As I’m a bit slow in the reading department right now, I thought I’d post some of my favorite endings of novels. Sad to say, historical fiction is underrepresented, though there’s surely a novel that I’ve missed that has an ending that can match the ones below. And Dickens and Anne Tyler are overrepresented, but it’s hardly my fault that they write great endings, is it? But everyone has different tastes, so I’d love to hear your choices. Here are mine:
Anne Tyler, Saint Maybe:
And she tipped her head and smiled. After all, she might have said, this was an ordinary occurrence. People changed other people’s lives every day of the year. There was no call to make such a fuss about it.
Charles Dickens, Our Mutual Friend
When the company disperse–by which time Mr. and Mrs. Veneering have had quite as much as they want of the honor, and the guests have had quite as much as they want of the other honor–Mortimer sees Twemlow home, shakes hands with him cordially at parting, and fares to the Temple, gaily.
Charles Dickens, Little Dorrit
They went quietly down into the roaring streets, inseparable and blessed; and as they passed along in sunshine and shade, the noisy and the eager, and the arrogant and the froward and the vain, fretted and chafed, and made their usual uproar.
John Updike, Rabbit Is Rich
Through all this she has pushed to be here, in his lap, his hands, a real presence hardly weighing anything but alive. Fortune’s hostage, heart’s desire, a granddaughter. His. Another nail in his coffin. His.
Elizabeth Gaskell, Ruth
The first time, for years, that he had entered Mr Benson’s house, he came leading and comforting [Ruth’s] son–and, for a moment, he could not speak to his old friend, for the sympathy which choked up his voice, and filled his eyes with tears.
Barbara Pym, A Glass of Blessings
We were to have dinner with Sybil and Arnold that evening. It seemed a happy and suitable ending for a good day.
William Styron, Sophie’s Choice
This was not judgment day–only morning. Morning: excellent and fair.
Charles Dickens, Bleak House
“And don’t you know that you are prettier than you ever were?”
I did not know that; I am not certain that I know it now. But I know that my dearest little pets are very pretty, and that my darling is very beautiful, and that my husband is very handsome, and that my guardian has the brighest and most benevolent face that ever was seen; and that they can very well do without much beauty in me–even supposing–.
Anne Tyler, Breathing Lessons
Then she slipped free and moved to her side of the bed, because tomorrow they had a long car trip to make and she knew she would need a good night’s sleep before they started.
George Eliot, Middlemarch
But the effect of her being on those around her was incalculably diffusive, for the growing good of the world is partly dependent on unhistoric acts, and that things are not so ill with you or me as they might have been is half owing to the number who lived faithfully a hidden life and rest in unvisited tombs.
(OK, I admit it, this one brings tears to my eyes. Every time.)
9 thoughts on “My Ten Favorite Fictional Endings”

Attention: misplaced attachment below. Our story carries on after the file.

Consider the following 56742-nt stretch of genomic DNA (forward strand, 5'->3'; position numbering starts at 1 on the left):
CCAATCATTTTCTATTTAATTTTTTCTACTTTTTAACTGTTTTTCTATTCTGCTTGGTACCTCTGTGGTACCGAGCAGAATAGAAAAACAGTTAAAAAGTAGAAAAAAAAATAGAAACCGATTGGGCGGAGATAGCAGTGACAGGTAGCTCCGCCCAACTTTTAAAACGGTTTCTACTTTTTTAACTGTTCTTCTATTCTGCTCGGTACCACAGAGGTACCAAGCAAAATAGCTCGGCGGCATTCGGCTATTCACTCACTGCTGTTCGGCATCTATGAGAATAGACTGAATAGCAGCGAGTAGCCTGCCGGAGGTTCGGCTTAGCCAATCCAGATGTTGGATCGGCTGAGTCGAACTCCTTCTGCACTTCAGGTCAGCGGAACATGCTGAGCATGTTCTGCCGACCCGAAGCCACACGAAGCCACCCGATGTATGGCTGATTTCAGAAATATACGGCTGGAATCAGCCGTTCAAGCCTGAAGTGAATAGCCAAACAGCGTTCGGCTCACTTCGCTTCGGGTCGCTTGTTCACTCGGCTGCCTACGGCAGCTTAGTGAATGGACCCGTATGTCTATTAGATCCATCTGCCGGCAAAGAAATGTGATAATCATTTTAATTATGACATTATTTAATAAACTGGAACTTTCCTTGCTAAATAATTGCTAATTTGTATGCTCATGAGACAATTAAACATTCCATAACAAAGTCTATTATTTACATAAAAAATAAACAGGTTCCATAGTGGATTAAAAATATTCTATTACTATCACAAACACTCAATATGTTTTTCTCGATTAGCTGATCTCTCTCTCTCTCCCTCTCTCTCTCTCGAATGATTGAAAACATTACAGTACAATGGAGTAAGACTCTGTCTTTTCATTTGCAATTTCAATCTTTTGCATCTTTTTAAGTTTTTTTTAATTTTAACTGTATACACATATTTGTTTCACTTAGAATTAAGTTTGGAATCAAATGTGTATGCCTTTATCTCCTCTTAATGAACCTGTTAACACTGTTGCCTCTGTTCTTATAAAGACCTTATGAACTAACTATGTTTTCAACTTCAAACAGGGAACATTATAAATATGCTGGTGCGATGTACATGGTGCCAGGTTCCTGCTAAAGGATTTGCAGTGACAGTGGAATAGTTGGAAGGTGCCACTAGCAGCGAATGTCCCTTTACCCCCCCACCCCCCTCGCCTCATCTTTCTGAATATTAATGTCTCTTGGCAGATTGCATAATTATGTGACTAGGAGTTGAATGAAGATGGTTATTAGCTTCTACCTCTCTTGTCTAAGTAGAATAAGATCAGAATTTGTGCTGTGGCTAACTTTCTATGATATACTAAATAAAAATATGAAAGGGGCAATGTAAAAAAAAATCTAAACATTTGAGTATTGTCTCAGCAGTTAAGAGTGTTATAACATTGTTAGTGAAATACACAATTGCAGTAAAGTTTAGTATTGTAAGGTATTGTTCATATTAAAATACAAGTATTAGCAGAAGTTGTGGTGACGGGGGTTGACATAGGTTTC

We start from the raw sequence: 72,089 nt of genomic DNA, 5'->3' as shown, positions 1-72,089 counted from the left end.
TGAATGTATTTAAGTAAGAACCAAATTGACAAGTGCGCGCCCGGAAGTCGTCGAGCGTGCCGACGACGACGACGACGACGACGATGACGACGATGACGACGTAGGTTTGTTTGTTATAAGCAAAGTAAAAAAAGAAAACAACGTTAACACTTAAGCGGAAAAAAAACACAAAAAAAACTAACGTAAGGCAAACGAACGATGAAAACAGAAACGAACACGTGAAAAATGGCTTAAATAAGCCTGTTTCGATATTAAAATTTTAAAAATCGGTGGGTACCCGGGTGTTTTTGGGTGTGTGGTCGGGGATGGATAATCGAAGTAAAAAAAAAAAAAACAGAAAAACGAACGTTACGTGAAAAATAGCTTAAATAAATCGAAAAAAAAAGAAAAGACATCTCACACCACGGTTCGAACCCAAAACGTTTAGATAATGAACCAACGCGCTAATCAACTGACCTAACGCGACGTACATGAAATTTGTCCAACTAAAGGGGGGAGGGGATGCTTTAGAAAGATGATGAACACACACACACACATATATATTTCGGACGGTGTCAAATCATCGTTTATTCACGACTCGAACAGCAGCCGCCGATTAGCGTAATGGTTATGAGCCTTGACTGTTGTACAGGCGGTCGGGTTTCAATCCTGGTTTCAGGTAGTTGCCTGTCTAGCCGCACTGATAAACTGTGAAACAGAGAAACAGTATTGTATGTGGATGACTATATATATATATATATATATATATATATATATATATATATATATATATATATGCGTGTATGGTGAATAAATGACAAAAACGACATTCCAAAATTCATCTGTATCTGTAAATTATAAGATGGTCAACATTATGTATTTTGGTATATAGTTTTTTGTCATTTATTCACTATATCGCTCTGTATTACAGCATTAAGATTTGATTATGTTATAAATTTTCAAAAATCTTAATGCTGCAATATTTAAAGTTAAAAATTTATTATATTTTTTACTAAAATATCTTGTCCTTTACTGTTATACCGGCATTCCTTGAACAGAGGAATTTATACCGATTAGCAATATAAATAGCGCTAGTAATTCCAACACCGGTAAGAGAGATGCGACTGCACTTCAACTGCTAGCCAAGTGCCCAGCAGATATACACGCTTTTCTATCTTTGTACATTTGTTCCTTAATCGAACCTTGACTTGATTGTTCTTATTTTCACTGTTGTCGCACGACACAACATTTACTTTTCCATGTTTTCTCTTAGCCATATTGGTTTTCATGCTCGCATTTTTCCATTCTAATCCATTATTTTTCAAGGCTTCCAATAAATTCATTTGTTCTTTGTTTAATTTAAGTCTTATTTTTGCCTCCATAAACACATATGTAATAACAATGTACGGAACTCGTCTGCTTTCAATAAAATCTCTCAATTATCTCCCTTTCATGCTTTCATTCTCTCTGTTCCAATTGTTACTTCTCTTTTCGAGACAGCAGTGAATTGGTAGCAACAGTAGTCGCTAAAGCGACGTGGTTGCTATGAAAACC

Mine: From Pat Frank’s ALAS BABYLON!
“And Randy Bragg turned to face the thousand year night.”
In a different sense, I like the whole ending of The Story, http://www.christenlande.com, as my co-author/muse and I made a pact that none of the main characters ever die!
Great list, Susan 🙂
One of my favourite endings is:
“There will be more songs – more songs tomorrow, though it is not we who shall sing them”
From Sword at Sunset by Rosemary Sutcliff.
I never thought about a list like this but what a great idea. Do you have favorite beginnings as well?
I always really liked the ending of Sophie’s Choice, mentioned above. It was the best part of the book.
And, of course, the ending of the Lord of the Rings, when Sam says to his wife:
“Well, I’m back.”
Elena beat me to it with Lord of the Rings.
I also like the endings of Watership Down, Rebecca and Jamaica Inn, and of The Cruel Sea, although oddly the bit that I always think of as the end is actually a couple of pages back.
And the Middlemarch ending you quote gets me that way every time, too.
Thanks, all! Daphne–I have a harder time thinking of beginnings for some reason, but I’d say the beginning of Persuasion is one of my favorites.
Susan, I used to read the last lines of books first. I stopped when it actually ruined the book for me once, and it was a good book. It was the Pawn of Time. Can’t remember the author, but it really did reveal the ending. I felt like such an idiot!
Thanks for stopping by, Jeri. I confess that I almost always peep at the end of a book, even when I’m enjoying it (perhaps especially when I’m enjoying it). Even if it’s a mystery. Sick, I know.
I just found this post by utter accident — I am writing a paper on Ruth and meant to search google books but ended up searching blogs instead — but I want to comment with my full agreement on the power of the last paragraph of that book. I just reread the last few chapters, intending to mark out passages to use in my paper, and ended up weeping in bed instead.
I skipped over reading all of the other items in your list because I haven’t read any of them yet. The inclusion of Eliot thrills me, though; I’m having a devil of a time with this Ruth paper because all I want to do is read Eliot right now. When I first read her for class — we did Adam Bede — I was lukewarm, but now I adore her — I crave those transcendentally beautiful and insightful passages on human nature. Quite wonderful.
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